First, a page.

By Howard Blume, Los Angeles Times Staff Writer
July 17, 2008 - The new state system of tracking individual students to determine a more accurate dropout rate is also a step toward helping those who have left school and preventing others from leaving, officials say. Behind each dropout statistic is the narrative of an education that derailed. But these independent-study students at the Alternative Education and Work Center in Hollywood are on their way to turning things around. The center enrolls students who complete most of their work on their own and then come in for tests and help.
The program, which is intended for high school-age students, is part of Hollywood Community Adult School, which is managed by the Los Angeles Unified School District. The students either dropped out or are considered at great risk of dropping out.
Name: Kimberly Marquez
Residence: Atwater Village
High school: Marshall
Story: "Marshall High always had the best intentions, but it's hard to keep track of all those students. I was just a bit of a wild one. I got drunk at school too often. I enjoyed doing a lot of other stuff more than going to school: ditching, drugs, alcohol. I was a meth user. Most of my friends were. [Two friends have died; she's not certain of the circumstances.] If it wasn't for this program, I don't think I'd ever consider college. [With] the one-on-one attention, it wasn't as easy to sneak away. They make you grow up. They make you responsible."
Note: Marquez graduated in June 2007 and now works as a teaching assistant at the center.
Name: Leslie Lopez
Residence: South Los Angeles
High school: Hollywood
Story: "In the 11th grade, I got pregnant and I started feeling sick. [The family had moved from Hollywood to the Watts area, but she tried to continue at Hollywood High -- a 45-minute bus ride.] I had a really bad pregnancy. I'd get dizzy a lot and wouldn't be able to read my books. I was behind in credits and my age was a concern to the school. I thought about giving up."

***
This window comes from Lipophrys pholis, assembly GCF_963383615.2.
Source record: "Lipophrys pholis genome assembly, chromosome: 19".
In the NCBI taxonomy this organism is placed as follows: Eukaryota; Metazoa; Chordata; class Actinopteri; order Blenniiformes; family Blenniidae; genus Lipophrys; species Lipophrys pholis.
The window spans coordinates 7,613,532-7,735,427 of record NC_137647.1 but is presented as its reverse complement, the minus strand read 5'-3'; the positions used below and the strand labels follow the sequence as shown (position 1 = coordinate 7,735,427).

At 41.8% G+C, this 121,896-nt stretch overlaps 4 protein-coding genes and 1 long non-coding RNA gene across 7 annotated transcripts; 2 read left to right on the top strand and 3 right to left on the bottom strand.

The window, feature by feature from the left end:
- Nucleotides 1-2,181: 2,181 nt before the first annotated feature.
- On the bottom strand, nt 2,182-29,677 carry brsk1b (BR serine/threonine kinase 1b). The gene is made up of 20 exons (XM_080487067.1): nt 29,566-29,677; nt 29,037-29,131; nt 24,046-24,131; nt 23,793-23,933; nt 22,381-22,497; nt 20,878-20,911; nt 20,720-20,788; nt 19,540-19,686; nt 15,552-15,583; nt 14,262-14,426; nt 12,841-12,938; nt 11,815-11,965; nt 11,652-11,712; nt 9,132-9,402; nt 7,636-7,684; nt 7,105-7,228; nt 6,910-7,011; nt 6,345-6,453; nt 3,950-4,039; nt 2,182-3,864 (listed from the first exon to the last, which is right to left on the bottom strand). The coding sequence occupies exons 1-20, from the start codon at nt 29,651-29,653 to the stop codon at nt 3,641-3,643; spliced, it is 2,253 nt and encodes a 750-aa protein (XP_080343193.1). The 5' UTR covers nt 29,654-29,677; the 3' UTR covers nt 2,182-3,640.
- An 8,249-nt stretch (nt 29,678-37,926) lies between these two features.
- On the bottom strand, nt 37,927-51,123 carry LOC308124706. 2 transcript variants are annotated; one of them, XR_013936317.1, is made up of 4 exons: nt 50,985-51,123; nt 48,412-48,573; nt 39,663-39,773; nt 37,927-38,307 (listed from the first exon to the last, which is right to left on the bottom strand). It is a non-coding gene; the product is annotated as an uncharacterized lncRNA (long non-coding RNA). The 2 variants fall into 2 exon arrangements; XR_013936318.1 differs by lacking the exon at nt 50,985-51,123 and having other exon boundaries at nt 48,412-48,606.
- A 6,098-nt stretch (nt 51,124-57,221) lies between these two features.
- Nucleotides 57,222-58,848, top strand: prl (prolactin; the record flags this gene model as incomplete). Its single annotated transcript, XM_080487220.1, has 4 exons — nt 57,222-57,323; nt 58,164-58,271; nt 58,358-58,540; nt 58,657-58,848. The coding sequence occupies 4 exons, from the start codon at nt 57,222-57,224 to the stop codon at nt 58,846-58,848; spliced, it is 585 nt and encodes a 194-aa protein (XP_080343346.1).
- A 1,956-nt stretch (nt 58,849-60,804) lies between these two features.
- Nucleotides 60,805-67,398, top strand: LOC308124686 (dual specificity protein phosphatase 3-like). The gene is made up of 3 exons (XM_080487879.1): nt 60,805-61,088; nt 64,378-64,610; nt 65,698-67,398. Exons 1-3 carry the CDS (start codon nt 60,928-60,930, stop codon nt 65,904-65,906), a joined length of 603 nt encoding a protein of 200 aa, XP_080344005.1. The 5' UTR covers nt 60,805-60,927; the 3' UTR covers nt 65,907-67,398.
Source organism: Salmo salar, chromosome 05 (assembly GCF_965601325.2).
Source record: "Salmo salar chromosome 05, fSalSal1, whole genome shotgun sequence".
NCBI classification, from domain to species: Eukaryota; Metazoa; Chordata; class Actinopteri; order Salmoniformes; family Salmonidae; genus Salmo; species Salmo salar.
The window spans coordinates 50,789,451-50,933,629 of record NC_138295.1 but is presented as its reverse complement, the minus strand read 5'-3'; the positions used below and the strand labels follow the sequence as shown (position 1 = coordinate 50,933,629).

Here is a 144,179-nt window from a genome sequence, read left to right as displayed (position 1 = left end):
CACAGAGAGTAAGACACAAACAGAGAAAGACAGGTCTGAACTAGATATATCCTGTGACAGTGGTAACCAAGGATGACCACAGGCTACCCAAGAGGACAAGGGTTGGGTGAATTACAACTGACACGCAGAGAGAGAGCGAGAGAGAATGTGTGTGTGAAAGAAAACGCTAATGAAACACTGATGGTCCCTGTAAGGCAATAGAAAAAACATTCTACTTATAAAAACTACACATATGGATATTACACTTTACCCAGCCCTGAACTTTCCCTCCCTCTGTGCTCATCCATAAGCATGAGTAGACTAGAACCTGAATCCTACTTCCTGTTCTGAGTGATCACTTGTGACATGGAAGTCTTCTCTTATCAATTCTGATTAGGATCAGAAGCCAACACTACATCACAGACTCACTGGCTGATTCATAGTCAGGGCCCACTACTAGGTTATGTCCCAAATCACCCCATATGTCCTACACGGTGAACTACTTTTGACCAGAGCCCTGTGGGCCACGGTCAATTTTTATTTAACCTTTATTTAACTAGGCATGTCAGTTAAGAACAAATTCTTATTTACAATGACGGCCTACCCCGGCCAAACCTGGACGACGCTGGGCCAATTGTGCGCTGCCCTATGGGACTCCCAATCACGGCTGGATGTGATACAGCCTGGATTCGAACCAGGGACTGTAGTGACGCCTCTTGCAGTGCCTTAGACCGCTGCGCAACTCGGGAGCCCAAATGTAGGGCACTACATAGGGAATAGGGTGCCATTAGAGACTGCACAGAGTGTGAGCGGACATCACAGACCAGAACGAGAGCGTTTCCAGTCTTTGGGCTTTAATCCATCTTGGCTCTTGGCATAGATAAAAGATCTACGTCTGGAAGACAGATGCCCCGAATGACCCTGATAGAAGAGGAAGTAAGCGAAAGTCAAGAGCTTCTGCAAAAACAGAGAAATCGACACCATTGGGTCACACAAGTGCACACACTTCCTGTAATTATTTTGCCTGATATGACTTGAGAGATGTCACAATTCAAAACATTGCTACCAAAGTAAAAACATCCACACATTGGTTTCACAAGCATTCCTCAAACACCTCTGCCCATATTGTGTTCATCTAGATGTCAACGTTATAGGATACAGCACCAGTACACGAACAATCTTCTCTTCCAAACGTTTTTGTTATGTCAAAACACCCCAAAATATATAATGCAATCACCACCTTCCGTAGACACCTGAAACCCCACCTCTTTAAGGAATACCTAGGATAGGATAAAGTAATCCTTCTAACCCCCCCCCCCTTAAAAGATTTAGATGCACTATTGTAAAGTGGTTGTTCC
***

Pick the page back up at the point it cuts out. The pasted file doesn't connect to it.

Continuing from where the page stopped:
Goals: Saving to move in with her boyfriend, attend college and pursue a career in computer drafting.
Name: Angel Yos
High school: Fairfax
Story: "My parents had new jobs that required me to help them, starting when I was 13. I had to take care of my brothers and help Dad maintain the store. And we also did swap meets. . . . I had so much responsibility that was bestowed upon me. All that work I had to do at school plus all the work I had to do at home. It distorted me inside. At school, I was just purely not doing my work. I'd go to classes and sleep or talk to friends. I wanted to have fun with them. They said, 'Skip school. It won't really hurt you.' On the contrary, it did hurt me a lot. It took the school a while to catch on. They didn't even notice how weird it was to show up one day and not another, or miss a week. [When the school called home,] I would delete messages before my parents saw them. . . . I did consider dropping out."
Goals: Attend college, major in political science and learn the business of the music industry.
Name: Jasmin Alas
High school: Fairfax
Story: "In middle school, you name it, I did it: meth, marijuana. I hung out with people way older. [But she started going to church and changing her behavior.] I had gotten myself away from taking the wrong path in life. I didn't want to go to parties or hang out or drink. I became an outsider with my friends. . . . It was like a lot of peer pressure. It got to the point that I just didn't show up for school. The work I had no problem with. It was getting up in the morning and going to school. I would tell my mom I didn't want to go. The doctor told her I was depressed. I probably went like once a week. [She once had been a good student. Late last year, when catching up seemed impossible, she quit entirely.] I didn't show up. I failed everything. [At the center in Hollywood,] it just felt different than any other school. They made the effort. They would say little things like 'How is your day?' They made me feel so comfortable coming here. . . . My old friends, they're either pregnant or have kids -- every single one. I'm not lying. Most of them they just didn't finish high school."
Goals: College, manage a business.
Students at L.A. alternative school tell success stories in their own words - Los Angeles Times
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